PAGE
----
Tata Group
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In this article, Amann Naqvi pursuing Diploma in Entrepreneurship Administration and Business Laws from NUJS, Kolkata discusses the need for stronger regulations in the automated and electronic trading market in India.

A critical review of the history of Tata group

Tata group was established in 1868, after more than half a century it has become one of the largest industrial empires of the world in various businesses:

  • Hospitality
  • Automobiles
  • Steel
  • Retail, and
  • Jewellery etc.

Tata group is a huge conglomerate including hundreds of businesses, hence in the following article I have given a brief introduction of the Tata group:

  • How it came into form, and
  • Critically review the history of the Group through its recent acquisitions and the legal battles it has faced recently.

The Visionary

  1. Founder of Tata is Jamshetji Tata in 1868, and latter on it gained international recognition throughout the world after it bought several multinational companies. Today Tata is one of the world’s biggest companies with a combined market capitalization of 12 billion dollars.
  2. Father of Jamshetji owned a banking firm where Jamsetji gradually grew from apprentice to a skillful practitioner of the business arts under the tutelage of his father, and gain the knowledge about:
    1. Commodities
    2. Markets
    3. Trading
    4. Banking
      1. Before he started his own trading firm,
      2. He invested a capital of Rs21,000.

Cotton mill

In 1869 Tata moved into textiles, in Chinchpokli he acquired bankrupt oil mill in the industrial heart of Bombay, later on the property was converted into the cotton mill and renamed as Alexandra Mill. Two years later, he sold the mill for a significant profit to a local cotton merchant.

Weaving and Manufacturing Company

In 1874, a new venture was started by Jamsetji, the Central India Spinning which was a weaving and manufacturing company in Nagpur. He invested a capital of INR 1,50,000/- in Central India Spinning.

Express mills

  1. After three years, the Empress Mills came to be established in Nagpur. This can be considered as the main foundation of the Tata group as after this there was no looking back for the company which would go on to be valued at billions of dollars.
  2. The period following the foundation of Empress Mills witnessed a turn in Jamshetjis life, it came up to be one of his biggest and most bustling projects.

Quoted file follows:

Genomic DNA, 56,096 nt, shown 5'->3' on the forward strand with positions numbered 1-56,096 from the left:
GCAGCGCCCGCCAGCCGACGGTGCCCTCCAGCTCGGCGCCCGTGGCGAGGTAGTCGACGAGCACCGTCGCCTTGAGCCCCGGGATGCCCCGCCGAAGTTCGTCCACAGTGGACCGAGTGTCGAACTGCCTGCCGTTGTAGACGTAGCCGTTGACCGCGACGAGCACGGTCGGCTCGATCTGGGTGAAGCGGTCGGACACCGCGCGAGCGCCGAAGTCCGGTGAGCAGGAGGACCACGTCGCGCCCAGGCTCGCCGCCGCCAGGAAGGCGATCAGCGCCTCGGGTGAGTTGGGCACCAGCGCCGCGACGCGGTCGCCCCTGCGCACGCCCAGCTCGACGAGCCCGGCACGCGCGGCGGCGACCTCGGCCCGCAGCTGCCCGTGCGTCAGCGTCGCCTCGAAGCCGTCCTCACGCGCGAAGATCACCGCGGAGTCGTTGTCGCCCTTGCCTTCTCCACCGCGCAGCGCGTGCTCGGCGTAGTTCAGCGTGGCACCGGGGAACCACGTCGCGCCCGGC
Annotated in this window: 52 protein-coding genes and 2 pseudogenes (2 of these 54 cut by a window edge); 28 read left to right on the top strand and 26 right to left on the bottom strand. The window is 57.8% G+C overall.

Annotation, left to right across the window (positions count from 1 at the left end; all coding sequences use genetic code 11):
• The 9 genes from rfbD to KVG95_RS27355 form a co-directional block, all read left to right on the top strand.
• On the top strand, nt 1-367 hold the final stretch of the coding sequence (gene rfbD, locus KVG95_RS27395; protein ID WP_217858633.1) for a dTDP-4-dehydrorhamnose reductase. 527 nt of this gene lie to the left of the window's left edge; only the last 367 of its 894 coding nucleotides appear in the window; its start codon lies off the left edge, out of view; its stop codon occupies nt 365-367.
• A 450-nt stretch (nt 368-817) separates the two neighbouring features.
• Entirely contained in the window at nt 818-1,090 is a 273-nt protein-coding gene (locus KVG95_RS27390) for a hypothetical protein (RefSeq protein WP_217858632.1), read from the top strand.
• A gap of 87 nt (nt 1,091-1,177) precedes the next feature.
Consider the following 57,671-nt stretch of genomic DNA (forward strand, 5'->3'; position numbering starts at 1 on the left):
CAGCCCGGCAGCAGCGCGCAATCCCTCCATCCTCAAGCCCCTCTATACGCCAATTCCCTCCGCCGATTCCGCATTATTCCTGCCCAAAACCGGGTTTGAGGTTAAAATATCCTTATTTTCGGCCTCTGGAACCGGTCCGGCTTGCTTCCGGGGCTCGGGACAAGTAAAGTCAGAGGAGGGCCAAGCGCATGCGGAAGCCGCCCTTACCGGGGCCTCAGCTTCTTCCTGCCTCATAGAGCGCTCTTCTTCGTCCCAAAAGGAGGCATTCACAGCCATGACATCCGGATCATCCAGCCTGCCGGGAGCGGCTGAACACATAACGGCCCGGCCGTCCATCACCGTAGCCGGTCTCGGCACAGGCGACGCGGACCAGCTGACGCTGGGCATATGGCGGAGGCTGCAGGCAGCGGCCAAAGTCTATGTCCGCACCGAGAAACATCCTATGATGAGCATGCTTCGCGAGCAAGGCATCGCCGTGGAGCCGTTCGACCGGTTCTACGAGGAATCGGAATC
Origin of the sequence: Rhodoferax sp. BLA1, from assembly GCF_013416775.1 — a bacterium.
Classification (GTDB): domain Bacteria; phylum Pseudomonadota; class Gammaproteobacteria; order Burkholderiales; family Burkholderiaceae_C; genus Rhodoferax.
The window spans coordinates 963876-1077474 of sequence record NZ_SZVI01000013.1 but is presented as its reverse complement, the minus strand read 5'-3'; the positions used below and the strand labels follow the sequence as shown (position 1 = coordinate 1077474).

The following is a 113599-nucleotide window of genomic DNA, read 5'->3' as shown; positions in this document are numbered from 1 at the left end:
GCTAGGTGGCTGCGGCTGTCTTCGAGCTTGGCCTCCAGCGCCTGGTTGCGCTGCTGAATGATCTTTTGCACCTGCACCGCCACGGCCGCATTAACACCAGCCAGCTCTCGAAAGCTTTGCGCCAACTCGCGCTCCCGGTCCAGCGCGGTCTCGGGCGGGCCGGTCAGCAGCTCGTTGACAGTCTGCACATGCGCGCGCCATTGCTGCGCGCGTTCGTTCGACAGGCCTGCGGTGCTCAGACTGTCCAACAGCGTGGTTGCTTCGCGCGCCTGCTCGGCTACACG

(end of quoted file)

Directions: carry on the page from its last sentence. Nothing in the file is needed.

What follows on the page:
3. From around 1880 to his death in 1904, Jamsetji was devoured by his three extraordinary thoughts for India:
    1. Setting up an iron and steel organization,
    2. Producing hydroelectric power, and
    3. Making a world-class instructive establishment that would mentor Indians in the sciences.
  4. All of them came to be true but only after his demise. One dream which came true for him was India to have a world-class hotel.
  5. In 1898 Jamshetji Tata opened a Hotel Taj in Mumbai, it was the first hotel of such standard in India and laid a foundation of a multimillionaire venture known to be as Taj Group of hotels. The first of its kind, with German fans and English butlers.

Tata Steel

  • Ratan Tata (son of Jamshetji) established Tata Iron and Steel Company on August 26, 1907, and fulfilled the dream of Jamshedji [1]. By 1939 it operated the largest steel plant in the British Empire.
  • The program was upgraded to 2 million metric tonnes per annum (MTPA) project and after a decade, the company employed around 40,000 people at Jamshedpur, and 20,000 in the neighboring coal mines in 1958.
  • In 1971 and 1979, there were unsuccessful attempts to nationalize the company.[2]
  • In 1990, it started expansion plan and established its subsidiary Tata Inc. in New York.
  • In 2005 the company changed its name from TISCO to Tata Steel. [3]

Acquisitions Made by Tata Steel

  • Tata Steel was one of the biggest producers of steel in India after SAIL. Till the earlier 21st century it was not on the top positions in the world of steel in terms of production around the world.
  • The year 2004 and 2005 saw some of the biggest acquisitions made by Tata steel in its history of 100 years.
  • It acquired NATSTEEL of Singapore and Millennium Steel of Thailand, both of them are now subsidiaries of Tata.
  • The biggest acquisition by Tata was made on 31 January 2007, it won their bid from CSN for Corus after offering 608 pence per share, valuing Corus at £6.7 billion ($12 billion).
  • Corus was 4 times larger than Tata steel at the time of acquisition but after it acquired the steel giant, it came on 5th position from the 56th position in the world of steel in terms of production and hence making its mark on the world map of steel.